Resampling filgter ringing

     The more "sharp" recession to a level between pass bands and suppression band of filter, the more level of "ringing".
Therefore it is necessary for developer of the converter to choose the compromise between a sharpness of recession of filter's amplitude-frequency characteristic (that in the most positive influences to suppression of "artifacts") and level of "ringing". Very heavy case, when final result of conversion is sample rate 44,1 kHz. Between the maximal frequency of a useful signal (20 kHz) and half of frequency of digitization (22,05 kHz) the difference on frequency makes only 2,05 kHz. At a desirable degree of suppression of artifacts nearby 140 dB!!!


Back to top


      Quality of sampling rate conversion depends at:
- quality of interpolation;
- value of oversampling frequency;
- quality of filtration before decreasing of sampling rate.

      For the majority of modern records 24-bit samples is used. It achieve theoretical level of quantizations noise minus 144 dB. Accordingly the level of all transformation's "artifacts" should not exceed minus 144 dB. Thus "artifacts" will masked in noise of quantizations. There is no reasons make level of "artifacts" less noise of quantizations.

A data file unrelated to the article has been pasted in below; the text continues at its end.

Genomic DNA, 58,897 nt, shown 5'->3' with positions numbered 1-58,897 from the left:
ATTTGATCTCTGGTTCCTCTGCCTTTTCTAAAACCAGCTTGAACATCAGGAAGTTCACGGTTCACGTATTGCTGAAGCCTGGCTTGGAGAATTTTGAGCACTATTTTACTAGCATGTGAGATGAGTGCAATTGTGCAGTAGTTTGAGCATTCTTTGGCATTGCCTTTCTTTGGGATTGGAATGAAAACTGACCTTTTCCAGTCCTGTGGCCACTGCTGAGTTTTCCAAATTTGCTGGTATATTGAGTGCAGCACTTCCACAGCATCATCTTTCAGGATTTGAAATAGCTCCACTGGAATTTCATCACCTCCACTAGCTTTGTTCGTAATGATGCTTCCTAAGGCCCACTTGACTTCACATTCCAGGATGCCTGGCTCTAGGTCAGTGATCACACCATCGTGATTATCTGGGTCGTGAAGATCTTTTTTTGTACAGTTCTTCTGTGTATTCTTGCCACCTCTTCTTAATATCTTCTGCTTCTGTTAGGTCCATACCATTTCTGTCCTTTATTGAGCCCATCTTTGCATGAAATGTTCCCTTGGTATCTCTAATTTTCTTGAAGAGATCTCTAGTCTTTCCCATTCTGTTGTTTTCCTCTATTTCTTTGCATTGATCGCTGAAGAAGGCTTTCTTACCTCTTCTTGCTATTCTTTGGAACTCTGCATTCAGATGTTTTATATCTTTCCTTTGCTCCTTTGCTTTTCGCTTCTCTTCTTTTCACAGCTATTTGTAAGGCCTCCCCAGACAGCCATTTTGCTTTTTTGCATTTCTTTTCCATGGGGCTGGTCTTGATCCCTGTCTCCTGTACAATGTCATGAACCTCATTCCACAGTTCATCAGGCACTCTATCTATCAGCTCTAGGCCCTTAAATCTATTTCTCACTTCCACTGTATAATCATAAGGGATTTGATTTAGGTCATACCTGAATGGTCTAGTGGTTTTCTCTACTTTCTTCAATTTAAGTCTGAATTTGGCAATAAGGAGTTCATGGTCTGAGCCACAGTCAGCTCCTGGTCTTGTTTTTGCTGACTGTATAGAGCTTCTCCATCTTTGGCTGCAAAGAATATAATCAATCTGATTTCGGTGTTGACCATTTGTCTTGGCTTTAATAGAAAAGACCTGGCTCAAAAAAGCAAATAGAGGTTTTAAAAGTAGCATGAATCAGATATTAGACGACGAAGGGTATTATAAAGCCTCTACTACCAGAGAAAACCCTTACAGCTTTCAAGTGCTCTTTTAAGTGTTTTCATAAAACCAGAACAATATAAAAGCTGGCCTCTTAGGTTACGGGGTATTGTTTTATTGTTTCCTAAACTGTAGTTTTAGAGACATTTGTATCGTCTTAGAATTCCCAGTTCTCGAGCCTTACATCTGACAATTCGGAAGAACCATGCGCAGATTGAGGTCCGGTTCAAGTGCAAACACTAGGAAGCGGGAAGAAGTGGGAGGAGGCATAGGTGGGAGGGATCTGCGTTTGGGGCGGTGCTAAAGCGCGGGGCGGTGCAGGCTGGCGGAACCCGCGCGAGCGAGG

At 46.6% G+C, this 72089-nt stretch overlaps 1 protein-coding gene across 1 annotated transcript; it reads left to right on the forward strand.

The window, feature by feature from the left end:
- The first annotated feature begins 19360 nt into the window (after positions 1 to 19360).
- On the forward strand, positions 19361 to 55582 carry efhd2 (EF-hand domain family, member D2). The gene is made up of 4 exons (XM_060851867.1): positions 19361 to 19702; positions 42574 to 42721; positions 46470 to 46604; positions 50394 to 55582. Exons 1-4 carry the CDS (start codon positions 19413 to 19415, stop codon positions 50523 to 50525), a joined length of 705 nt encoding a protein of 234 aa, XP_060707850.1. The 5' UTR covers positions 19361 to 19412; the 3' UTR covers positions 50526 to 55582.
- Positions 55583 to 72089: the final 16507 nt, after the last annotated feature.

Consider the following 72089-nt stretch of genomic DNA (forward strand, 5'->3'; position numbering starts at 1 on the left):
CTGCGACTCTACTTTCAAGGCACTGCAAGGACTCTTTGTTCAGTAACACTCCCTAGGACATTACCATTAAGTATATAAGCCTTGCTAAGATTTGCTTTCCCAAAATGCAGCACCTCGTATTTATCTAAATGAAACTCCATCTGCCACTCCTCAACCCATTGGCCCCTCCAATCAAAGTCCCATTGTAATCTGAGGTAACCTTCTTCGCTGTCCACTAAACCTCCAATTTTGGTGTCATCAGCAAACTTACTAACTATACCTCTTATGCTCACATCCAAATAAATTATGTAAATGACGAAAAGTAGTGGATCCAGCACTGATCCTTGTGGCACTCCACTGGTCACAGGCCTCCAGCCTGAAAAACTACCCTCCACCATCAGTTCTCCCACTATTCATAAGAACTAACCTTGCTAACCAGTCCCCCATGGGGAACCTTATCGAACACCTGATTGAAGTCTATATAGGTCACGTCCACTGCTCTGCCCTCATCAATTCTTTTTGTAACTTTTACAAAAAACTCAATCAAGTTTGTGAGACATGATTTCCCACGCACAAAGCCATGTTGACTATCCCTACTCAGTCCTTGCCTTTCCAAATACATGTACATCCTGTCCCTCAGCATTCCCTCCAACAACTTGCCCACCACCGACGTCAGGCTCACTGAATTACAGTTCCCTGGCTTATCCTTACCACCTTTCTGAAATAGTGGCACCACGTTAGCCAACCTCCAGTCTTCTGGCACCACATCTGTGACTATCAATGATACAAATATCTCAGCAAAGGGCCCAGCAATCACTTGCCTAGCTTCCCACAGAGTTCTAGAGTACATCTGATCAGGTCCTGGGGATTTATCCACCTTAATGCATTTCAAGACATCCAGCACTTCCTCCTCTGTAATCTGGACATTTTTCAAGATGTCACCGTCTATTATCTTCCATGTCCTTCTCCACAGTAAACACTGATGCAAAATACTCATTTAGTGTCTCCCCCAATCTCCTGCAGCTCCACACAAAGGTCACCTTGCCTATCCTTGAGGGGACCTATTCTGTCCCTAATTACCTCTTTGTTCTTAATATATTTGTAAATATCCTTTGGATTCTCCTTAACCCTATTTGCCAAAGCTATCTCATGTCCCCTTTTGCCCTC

Quality of converting signal is provided with filter's linearity phase and evenness of frequency response.

See description high precision sample rate converter AuI ConverteR 48x44.



Back to top

Frequently Asked Questions

How do you convert sample rate?

You can convert sample rate according to the manual...


Is 44.1 kHz a good sample rate?

Sampling rate 44.1 kHz is minimum discretization frequency to transmit audible range. Minimum frequency causes additional issues for developers of audio equipment and software.



Can I change the sample rate from 44.1 to 48?

You can change sample rate from 44.1 to 48 kHz according to the guide...



Related articles



Additional information


Audio converter


Back to top